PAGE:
Free Speech for Billionaires
And even if money is speech, can’t we at least make it against the law for billionaires to shout “More tax cuts for me!!” in a crowded theater?
The U.S. Supreme Court continues to make it virtually impossible for any laws to be passed to try to prevent millionaires and billionaires from buying as many elections as they want.
That’s why the Chicago-based Seventh Circuit U.S. Court of Appeals’ gutting of Wisconsin’s campaign finance regulations was totally predictable. The law of the land for now is that rich people are completely above any campaign regulations.
Remember when Wisconsin Democratic U.S. Sen. Russ Feingold partnered with Arizona Republican U.S. Sen. John McCain in a bipartisan attempt to reduce the tsunami of dirty money in politics from shady, anonymous donors?
Ever since the McCain-Feingold reforms passed in 2002, the conservative Supreme Court majority has destroyed them piece by piece to restore the unlimited buying of elections by the richest people in America.
Of course, they can’t actually say that out loud. But it’s hilarious what they do say out loud to justify unleashing obscene amounts of money to corrupt elections all across America.
Get this: They’re protecting the free speech of billionaires.
If there is any class in the country whose voices are heard loud and clear in our politics, it is those of millionaires and billionaires. It’s all the rest of us who need our free speech protected to keep from being drowned out by the thunderous roar of the richest 1%.
For decades, Republicans skipped right over the U.S. Constitution’s First Amendment protecting free speech. They always thought the Second Amendment promoting guns was No. 1.
At the end of World War I, Milwaukee socialist newspaper publisher Victor Berger was sentenced to 20 years in prison for publishing anti-war editorials. Federal Judge Kenesaw Mountain Landis, later baseball’s first commissioner, said he only regretted he couldn’t have Berger “lined up against the wall and shot.”
During Vietnam, Republicans advocated having anyone opposed to the war deported to the Soviet Union.
But if anyone tries to prevent billionaires from expressing their political opinions by contributing hundreds of millions of dollars to Republican campaigns, Republicans are suddenly ready to join the American Civil Liberties Union.
Even more preposterous than money being re-defined as speech is the Supreme Court’s ludicrous definition of corporations as people. That grants corporations the right to make unlimited campaign contributions to politicians who are supposed to regulate them.
The actual rule should always be phrased in the campaign words of Mitt Romney: “Corporations are people, my friend.” That has just the right tone of arrogant condescension toward all the rest of us who are considered lesser people, more like “people-lite.”
We’ve already seen the disastrous effects of backroom collaboration between politicians and the corporations that buy them. It was the second worst economic collapse in American history.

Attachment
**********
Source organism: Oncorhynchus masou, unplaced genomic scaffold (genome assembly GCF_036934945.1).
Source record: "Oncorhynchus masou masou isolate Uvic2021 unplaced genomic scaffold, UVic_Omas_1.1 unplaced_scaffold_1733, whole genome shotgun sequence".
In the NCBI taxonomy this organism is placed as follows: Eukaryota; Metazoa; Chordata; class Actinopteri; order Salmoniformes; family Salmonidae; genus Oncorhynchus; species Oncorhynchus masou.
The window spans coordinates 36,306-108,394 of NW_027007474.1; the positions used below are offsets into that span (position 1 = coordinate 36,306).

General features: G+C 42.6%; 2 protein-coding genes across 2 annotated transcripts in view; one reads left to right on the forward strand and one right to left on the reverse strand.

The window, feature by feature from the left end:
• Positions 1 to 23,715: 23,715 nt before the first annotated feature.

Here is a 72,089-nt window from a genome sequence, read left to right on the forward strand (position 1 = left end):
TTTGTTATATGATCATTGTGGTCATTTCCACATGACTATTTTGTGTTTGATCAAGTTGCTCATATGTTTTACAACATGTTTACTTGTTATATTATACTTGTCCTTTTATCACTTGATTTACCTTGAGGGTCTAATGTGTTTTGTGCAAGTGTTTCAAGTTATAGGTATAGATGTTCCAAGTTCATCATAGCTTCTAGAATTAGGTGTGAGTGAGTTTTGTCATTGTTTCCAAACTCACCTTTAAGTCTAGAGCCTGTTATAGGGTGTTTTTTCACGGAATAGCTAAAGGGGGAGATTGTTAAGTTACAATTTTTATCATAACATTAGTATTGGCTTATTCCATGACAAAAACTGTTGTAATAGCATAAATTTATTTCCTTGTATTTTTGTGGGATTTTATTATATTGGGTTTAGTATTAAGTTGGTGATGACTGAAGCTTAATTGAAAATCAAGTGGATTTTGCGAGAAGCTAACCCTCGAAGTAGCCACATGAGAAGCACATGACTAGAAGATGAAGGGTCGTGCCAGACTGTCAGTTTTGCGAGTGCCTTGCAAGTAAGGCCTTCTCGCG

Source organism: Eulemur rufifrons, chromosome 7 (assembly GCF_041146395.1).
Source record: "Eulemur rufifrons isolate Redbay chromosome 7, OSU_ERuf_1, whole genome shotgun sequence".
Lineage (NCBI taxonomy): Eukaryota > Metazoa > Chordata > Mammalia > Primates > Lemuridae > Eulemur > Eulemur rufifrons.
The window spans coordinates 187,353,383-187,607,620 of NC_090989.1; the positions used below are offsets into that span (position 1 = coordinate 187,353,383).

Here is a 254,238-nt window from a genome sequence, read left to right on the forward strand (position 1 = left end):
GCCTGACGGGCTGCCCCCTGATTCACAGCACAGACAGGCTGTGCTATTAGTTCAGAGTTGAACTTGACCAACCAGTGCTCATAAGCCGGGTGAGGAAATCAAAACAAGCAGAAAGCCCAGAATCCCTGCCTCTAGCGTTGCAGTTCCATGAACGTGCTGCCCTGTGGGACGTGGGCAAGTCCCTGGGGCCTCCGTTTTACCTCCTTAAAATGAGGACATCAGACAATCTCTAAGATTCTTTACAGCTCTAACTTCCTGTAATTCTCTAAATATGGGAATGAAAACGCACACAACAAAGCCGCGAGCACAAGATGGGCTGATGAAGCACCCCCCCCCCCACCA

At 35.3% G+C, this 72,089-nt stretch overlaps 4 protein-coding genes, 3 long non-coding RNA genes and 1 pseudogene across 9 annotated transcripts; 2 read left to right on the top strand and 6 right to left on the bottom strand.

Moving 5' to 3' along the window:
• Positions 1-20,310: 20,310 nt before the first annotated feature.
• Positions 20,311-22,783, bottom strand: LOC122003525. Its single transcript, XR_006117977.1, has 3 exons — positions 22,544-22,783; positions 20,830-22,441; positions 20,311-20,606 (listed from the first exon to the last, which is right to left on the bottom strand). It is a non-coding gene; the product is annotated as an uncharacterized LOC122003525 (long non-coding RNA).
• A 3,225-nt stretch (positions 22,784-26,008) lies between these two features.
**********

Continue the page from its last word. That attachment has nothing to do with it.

Despite blatant criminal activity in banking and finance, which threw millions of Americans out of work and millions more out of their foreclosed homes, the perpetrators walk free. They were considered “too big to jail.”
It’s too bad all the black and brown poor people serving long prison terms for robbing filling stations or suffering from drug addictions didn’t commit bigger crimes. It turns out little people whose crimes don’t hurt millions of people are just the right size to jail.
Wealthy Don’t Want To Be Investigated
Despite seldom going to prison for their crimes, wealthy, right-wing political groups in Wisconsin don’t think they should even have to go through the bother of being investigated for possible criminal activity.
The Wisconsin Club for Growth filed a federal lawsuit to shut down a John Doe investigation conducted by five district attorneys, Republican and Democratic. Prosecutors are looking into possible illegal activity by right-wing organizations that apparently coordinated with the recall campaigns of Gov. Scott Walker and Republican legislators.
Those under investigation have a friend in U.S. Judge Rudolph Randa, whose bizarre decisions have blocked prosecutors and even ordered evidence destroyed.
Ultimately, it’s hard to believe higher courts would prevent prosecutors from conducting investigations to find out whether crimes have been committed.
Grossly distorting the First Amendment, the Wisconsin Club for Growth argues the mere act of being investigated “chills” their freedom of speech and association.
Of course, that’s why John Doe investigations and grand juries are conducted in secret. But the Wisconsin Club for Growth and its friends intentionally destroyed that for themselves by leaking information to The Wall Street Journal and other news outlets.
Freedom of speech is supposed to protect everyone’s voice, especially minority views or unpopular ideas that can be easily overwhelmed by the louder, more powerful voices of a privileged few.
Millionaires and billionaires already have the most deafening, most overwhelming voices in American politics.